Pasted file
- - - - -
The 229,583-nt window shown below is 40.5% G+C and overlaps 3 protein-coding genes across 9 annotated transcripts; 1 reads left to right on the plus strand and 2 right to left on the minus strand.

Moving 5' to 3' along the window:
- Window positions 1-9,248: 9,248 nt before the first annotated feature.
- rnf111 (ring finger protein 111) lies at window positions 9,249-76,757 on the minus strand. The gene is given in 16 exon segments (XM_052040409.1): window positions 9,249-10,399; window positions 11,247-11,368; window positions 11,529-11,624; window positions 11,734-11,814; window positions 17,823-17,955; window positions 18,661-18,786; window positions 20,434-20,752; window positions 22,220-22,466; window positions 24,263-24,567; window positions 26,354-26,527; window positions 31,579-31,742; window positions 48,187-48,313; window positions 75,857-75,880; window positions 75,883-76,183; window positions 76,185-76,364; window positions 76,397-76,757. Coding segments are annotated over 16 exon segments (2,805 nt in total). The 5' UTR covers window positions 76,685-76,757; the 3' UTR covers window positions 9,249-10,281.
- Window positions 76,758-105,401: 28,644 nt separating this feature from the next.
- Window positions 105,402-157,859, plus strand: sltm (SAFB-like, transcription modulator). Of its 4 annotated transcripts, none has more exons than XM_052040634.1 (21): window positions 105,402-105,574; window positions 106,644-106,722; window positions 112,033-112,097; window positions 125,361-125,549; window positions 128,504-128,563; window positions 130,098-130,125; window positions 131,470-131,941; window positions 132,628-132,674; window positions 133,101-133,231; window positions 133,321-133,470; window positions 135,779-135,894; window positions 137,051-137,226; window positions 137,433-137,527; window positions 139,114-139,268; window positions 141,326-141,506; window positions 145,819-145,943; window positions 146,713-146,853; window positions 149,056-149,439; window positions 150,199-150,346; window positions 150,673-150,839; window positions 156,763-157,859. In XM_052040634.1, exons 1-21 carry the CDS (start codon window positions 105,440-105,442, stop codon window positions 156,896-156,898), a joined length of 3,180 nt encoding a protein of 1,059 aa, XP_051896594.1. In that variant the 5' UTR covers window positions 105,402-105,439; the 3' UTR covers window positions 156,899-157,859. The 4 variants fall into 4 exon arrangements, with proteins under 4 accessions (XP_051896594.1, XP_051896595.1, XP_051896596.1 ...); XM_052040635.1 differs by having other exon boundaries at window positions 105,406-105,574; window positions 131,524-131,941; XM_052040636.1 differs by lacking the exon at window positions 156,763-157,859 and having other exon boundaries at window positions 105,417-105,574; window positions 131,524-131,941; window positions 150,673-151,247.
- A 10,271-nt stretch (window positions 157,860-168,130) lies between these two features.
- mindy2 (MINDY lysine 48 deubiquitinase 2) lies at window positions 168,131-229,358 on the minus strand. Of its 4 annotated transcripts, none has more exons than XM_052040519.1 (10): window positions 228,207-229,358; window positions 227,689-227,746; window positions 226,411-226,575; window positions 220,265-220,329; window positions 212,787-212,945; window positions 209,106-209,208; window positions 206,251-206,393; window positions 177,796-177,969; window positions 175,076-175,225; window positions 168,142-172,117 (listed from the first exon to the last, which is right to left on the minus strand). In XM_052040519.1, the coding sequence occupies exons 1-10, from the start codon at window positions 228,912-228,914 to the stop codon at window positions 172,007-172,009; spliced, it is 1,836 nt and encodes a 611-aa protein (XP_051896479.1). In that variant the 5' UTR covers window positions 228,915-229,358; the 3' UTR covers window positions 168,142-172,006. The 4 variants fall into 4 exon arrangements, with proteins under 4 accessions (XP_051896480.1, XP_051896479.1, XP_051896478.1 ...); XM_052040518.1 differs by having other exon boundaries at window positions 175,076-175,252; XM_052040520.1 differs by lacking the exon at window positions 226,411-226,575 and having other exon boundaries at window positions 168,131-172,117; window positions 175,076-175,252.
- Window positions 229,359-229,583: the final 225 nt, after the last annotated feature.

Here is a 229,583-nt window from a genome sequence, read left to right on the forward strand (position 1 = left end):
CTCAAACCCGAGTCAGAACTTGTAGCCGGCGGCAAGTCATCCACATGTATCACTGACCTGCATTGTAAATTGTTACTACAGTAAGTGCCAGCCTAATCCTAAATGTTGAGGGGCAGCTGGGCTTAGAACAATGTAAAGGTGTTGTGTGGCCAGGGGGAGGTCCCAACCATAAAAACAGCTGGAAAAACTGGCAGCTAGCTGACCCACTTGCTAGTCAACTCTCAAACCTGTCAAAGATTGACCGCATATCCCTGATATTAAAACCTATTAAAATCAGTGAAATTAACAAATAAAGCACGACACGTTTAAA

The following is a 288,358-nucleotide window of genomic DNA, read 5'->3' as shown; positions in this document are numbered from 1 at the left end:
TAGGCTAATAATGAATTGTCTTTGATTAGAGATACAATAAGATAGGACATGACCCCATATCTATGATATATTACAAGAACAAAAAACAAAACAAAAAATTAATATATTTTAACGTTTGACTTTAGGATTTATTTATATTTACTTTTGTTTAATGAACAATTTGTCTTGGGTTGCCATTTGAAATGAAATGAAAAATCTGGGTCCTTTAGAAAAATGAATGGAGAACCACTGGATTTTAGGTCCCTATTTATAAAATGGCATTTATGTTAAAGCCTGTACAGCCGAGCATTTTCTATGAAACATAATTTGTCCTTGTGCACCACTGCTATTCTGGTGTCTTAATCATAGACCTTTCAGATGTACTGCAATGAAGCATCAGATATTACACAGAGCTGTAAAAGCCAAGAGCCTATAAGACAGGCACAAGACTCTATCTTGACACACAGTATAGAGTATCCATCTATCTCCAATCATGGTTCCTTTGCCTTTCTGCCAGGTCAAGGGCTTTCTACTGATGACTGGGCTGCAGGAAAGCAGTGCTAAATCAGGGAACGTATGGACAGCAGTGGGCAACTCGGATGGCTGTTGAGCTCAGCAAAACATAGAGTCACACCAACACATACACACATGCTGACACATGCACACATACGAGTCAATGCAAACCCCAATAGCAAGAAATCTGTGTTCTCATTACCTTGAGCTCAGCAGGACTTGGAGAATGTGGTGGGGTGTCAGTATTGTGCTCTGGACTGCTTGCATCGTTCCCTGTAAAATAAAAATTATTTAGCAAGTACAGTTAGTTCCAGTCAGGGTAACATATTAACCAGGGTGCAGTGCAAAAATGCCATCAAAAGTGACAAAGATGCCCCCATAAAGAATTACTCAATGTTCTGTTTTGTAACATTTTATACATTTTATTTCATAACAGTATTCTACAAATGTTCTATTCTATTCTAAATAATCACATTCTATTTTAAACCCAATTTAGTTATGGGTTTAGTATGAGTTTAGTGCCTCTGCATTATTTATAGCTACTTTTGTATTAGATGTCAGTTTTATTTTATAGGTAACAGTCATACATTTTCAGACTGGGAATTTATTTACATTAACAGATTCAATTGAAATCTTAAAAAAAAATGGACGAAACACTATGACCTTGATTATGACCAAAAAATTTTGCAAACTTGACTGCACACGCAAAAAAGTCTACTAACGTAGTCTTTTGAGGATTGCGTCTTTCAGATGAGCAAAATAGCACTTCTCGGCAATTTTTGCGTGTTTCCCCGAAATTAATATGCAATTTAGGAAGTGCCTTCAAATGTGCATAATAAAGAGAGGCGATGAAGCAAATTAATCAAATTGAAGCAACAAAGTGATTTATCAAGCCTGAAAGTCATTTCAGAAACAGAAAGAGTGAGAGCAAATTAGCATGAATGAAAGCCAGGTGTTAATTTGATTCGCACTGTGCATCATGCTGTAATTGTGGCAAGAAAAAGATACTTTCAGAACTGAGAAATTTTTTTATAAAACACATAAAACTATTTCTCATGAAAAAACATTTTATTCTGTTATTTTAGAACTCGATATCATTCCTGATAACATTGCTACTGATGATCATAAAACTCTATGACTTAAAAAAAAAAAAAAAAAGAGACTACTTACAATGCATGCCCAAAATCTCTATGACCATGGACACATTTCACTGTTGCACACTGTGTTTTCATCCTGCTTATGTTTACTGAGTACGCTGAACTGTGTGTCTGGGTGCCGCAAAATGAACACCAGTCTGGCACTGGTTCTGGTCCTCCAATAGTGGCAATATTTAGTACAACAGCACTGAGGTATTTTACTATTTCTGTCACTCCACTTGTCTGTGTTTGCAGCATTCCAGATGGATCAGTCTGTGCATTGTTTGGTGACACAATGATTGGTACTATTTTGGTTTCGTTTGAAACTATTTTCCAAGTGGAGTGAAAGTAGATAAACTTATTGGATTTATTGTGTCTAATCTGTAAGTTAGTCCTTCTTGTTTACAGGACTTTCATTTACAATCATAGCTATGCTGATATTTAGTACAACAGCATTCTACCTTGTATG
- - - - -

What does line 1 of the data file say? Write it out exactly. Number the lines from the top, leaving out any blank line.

The 229,583-nt window shown below is 40.5% G+C and overlaps 3 protein-coding genes across 9 annotated transcripts; 1 reads left to right on the plus strand and 2 right to left on the minus strand.